Pinko has left for the desert. He's helping build the infrastructure of Black Rock City as a volunteer with Department of Public Works. He sent a message to say that he and the crew he had picked up at the Reno airport were just about 100 yards away from the DPW party in Gerlach when the RV broke down. That's just how he rolls.
The good news is that Burning Man is filled with people who are handy with tools and gadgets and things, so they'll all surely be fine in no time. The other good news is that I'm not depending on him for transportation. If I need a ride in Black Rock City, I'll be on the Train of Thought.
The Train of Thought (note: Engine Number 42) began life as a golf cart. I think the Currus Autem Solis did too.
These little mutant vehicles are licensed by the Black Rock City Department of Mutant Vehicles. Nella Gadget and Simmer created the Train of Thought, and Doktur Morbius, aka Killbuck, and Nila Northsun came up with the Chariot. Naturally, they both light up at night. So does the Corndog Calliope, also brought to all of us by Doktur Morbius:
A fellow named Oscillator is intimately involved with the creation of this equipment, which is all integral to a theme camp known as Sideshow. Unfortunately for Pinko, not a single one of those individuals is in sight in Gerlach at the moment, but I believe Burners say, "In dust we trust," at times like these and everything works out all right.
Meanwhile, I got some boots for the occasion because as a New Yorker, I go straight to shoes - not because of fashion, necessarily, but because the ability to walk comfortably for miles and miles is essential. Dr. Martens was ready for me:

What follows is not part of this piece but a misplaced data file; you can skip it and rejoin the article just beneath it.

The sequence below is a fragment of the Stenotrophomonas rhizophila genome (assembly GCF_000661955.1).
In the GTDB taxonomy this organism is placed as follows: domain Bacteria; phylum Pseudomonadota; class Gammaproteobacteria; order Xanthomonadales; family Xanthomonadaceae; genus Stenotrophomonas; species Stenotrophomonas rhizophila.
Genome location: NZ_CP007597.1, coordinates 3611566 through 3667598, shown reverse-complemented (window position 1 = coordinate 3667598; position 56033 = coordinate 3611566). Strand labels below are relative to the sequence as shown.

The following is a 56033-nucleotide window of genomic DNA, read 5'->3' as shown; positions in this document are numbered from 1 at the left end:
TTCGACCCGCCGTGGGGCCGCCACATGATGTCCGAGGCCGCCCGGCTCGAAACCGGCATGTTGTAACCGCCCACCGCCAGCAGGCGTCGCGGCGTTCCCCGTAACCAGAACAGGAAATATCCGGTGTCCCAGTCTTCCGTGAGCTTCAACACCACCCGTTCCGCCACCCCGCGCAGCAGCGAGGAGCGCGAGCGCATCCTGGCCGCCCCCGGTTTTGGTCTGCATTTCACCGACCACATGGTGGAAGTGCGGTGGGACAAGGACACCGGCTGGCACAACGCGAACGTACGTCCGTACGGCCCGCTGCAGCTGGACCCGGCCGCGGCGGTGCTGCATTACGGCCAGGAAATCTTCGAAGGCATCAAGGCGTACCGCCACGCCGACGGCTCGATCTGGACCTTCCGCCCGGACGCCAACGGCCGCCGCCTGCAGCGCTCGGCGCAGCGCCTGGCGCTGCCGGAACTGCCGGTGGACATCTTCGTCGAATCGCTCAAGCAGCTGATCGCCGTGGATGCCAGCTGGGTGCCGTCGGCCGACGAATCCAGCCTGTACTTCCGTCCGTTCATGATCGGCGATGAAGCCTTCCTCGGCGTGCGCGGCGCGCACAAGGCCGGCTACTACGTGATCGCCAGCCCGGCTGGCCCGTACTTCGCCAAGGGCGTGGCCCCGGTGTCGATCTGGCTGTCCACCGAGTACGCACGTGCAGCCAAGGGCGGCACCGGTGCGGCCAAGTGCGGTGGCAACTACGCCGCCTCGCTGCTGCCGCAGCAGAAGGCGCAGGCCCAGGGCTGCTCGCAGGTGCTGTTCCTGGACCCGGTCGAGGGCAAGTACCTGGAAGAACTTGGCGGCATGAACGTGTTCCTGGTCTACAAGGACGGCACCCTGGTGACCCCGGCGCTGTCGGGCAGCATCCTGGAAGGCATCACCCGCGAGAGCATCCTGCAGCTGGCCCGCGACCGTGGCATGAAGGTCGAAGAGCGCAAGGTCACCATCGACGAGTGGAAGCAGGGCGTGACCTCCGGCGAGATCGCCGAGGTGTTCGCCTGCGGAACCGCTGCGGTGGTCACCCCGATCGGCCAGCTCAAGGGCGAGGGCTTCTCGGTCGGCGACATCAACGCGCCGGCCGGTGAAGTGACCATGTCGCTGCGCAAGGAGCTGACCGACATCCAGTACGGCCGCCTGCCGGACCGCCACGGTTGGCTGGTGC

I wear mine laced almost to the top and tied in a big bow. I'll be wearing them to Fairway, the neighborhood grocery store, later today - but I walked across town and all over Fort Tryon Park in them as if they were made specially for me. Two lovely Twenty-Somethings complimented them as I was walking up the stairs from Abby's Lawn to New Leaf Cafe for a blackberry cocktail.
Preliminary research suggests that Burning Man is very likely the largest conceptual art project in history, when you factor in not only the size and scope of Black Rock City today but also the beginnings of Burning Man. It all started in 1986 when two guys, and maybe some friends, burned an eight foot wooden man on Baker Beach near San Francisco in an act of "radical self-expression," according to Larry - who burned the man.
Mythology has built up around the event on the beach and the event in the desert, but what interests me most is the temporary nature of the whole thing. Even though it's an institution with year-round employees now, the man still burns and leaves no trace. Black Rock City is there, and then it's gone - rather like Brigadoon.
I use Brigadoon intentionally because the amount of performance embedded in Burning Man is more involved than Hollywood and Broadway productions combined - complete with kilts and goofy pants.
As an Existential Absurdist, of the Cat's Cradle and Hitchhiker's Guide school of Existential Absurdity, an extraordinarily outlandish, monumental creation that goes from Ashes to Ashes, Dust to Dust in the blink of a metaphorical eye - just like humans, and all of humanity for that matter - makes my heart sing.
Here's another number from Gene Kelly. It's gratuitous, but what the hell. Classic production numbers can be Thing of Beauty #069-101; Burning Man itself can be #070-101, and me going gets to be #071-101. I'm betting that by the time school starts in September, I'm going to be on to a whole new list for the Exploring Beauty Challenge (h/t Jennifer at realia)
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